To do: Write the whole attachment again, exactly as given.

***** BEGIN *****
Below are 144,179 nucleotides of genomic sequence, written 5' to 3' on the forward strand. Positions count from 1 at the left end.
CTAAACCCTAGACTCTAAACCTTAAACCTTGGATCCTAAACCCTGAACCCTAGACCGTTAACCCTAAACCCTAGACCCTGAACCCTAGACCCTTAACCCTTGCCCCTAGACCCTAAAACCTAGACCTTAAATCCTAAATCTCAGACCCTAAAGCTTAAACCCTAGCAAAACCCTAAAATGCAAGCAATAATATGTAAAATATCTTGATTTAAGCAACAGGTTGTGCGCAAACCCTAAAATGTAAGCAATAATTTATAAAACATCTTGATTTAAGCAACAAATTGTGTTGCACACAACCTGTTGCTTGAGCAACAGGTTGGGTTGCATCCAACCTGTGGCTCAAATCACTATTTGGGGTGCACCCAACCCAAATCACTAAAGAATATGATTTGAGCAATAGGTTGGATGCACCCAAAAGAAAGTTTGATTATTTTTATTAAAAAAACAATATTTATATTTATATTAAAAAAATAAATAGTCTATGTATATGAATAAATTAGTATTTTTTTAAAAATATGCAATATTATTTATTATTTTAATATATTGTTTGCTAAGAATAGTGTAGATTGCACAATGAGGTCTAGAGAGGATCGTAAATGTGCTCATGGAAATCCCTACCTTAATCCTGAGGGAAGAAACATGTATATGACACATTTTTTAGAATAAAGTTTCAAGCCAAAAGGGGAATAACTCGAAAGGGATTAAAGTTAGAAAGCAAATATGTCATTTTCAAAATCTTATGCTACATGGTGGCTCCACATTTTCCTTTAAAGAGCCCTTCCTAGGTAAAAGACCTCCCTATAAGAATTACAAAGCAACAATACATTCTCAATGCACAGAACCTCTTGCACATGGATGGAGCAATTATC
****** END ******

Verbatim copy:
Below are 144,179 nucleotides of genomic sequence, written 5' to 3' on the forward strand. Positions count from 1 at the left end.
CTAAACCCTAGACTCTAAACCTTAAACCTTGGATCCTAAACCCTGAACCCTAGACCGTTAACCCTAAACCCTAGACCCTGAACCCTAGACCCTTAACCCTTGCCCCTAGACCCTAAAACCTAGACCTTAAATCCTAAATCTCAGACCCTAAAGCTTAAACCCTAGCAAAACCCTAAAATGCAAGCAATAATATGTAAAATATCTTGATTTAAGCAACAGGTTGTGCGCAAACCCTAAAATGTAAGCAATAATTTATAAAACATCTTGATTTAAGCAACAAATTGTGTTGCACACAACCTGTTGCTTGAGCAACAGGTTGGGTTGCATCCAACCTGTGGCTCAAATCACTATTTGGGGTGCACCCAACCCAAATCACTAAAGAATATGATTTGAGCAATAGGTTGGATGCACCCAAAAGAAAGTTTGATTATTTTTATTAAAAAAACAATATTTATATTTATATTAAAAAAATAAATAGTCTATGTATATGAATAAATTAGTATTTTTTTAAAAATATGCAATATTATTTATTATTTTAATATATTGTTTGCTAAGAATAGTGTAGATTGCACAATGAGGTCTAGAGAGGATCGTAAATGTGCTCATGGAAATCCCTACCTTAATCCTGAGGGAAGAAACATGTATATGACACATTTTTTAGAATAAAGTTTCAAGCCAAAAGGGGAATAACTCGAAAGGGATTAAAGTTAGAAAGCAAATATGTCATTTTCAAAATCTTATGCTACATGGTGGCTCCACATTTTCCTTTAAAGAGCCCTTCCTAGGTAAAAGACCTCCCTATAAGAATTACAAAGCAACAATACATTCTCAATGCACAGAACCTCTTGCACATGGATGGAGCAATTATC